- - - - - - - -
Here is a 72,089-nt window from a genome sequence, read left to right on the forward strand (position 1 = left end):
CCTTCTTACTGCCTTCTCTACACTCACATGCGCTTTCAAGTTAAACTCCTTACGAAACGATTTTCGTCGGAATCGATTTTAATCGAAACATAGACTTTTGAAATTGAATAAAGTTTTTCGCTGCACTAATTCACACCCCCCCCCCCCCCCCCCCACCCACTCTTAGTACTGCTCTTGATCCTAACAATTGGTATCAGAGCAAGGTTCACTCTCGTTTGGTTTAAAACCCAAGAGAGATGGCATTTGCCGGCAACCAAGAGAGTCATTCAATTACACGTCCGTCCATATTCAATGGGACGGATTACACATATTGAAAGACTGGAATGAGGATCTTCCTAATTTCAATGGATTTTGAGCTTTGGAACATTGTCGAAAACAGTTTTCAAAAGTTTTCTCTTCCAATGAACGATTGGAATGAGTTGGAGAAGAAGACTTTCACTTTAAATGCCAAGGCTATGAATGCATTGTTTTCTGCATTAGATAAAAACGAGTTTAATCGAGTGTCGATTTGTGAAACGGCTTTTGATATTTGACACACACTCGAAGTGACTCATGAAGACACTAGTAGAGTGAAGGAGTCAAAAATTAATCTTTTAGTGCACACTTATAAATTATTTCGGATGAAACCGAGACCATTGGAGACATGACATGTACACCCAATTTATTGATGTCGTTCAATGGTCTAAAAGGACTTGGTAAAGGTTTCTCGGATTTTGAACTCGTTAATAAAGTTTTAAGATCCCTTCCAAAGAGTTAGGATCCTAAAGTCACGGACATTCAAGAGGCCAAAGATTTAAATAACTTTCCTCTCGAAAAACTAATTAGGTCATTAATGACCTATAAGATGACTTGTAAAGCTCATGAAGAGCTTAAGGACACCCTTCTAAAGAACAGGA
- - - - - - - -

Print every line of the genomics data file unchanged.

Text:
Here is a 72,089-nt window from a genome sequence, read left to right on the forward strand (position 1 = left end):
CCTTCTTACTGCCTTCTCTACACTCACATGCGCTTTCAAGTTAAACTCCTTACGAAACGATTTTCGTCGGAATCGATTTTAATCGAAACATAGACTTTTGAAATTGAATAAAGTTTTTCGCTGCACTAATTCACACCCCCCCCCCCCCCCCCCCACCCACTCTTAGTACTGCTCTTGATCCTAACAATTGGTATCAGAGCAAGGTTCACTCTCGTTTGGTTTAAAACCCAAGAGAGATGGCATTTGCCGGCAACCAAGAGAGTCATTCAATTACACGTCCGTCCATATTCAATGGGACGGATTACACATATTGAAAGACTGGAATGAGGATCTTCCTAATTTCAATGGATTTTGAGCTTTGGAACATTGTCGAAAACAGTTTTCAAAAGTTTTCTCTTCCAATGAACGATTGGAATGAGTTGGAGAAGAAGACTTTCACTTTAAATGCCAAGGCTATGAATGCATTGTTTTCTGCATTAGATAAAAACGAGTTTAATCGAGTGTCGATTTGTGAAACGGCTTTTGATATTTGACACACACTCGAAGTGACTCATGAAGACACTAGTAGAGTGAAGGAGTCAAAAATTAATCTTTTAGTGCACACTTATAAATTATTTCGGATGAAACCGAGACCATTGGAGACATGACATGTACACCCAATTTATTGATGTCGTTCAATGGTCTAAAAGGACTTGGTAAAGGTTTCTCGGATTTTGAACTCGTTAATAAAGTTTTAAGATCCCTTCCAAAGAGTTAGGATCCTAAAGTCACGGACATTCAAGAGGCCAAAGATTTAAATAACTTTCCTCTCGAAAAACTAATTAGGTCATTAATGACCTATAAGATGACTTGTAAAGCTCATGAAGAGCTTAAGGACACCCTTCTAAAGAACAGGA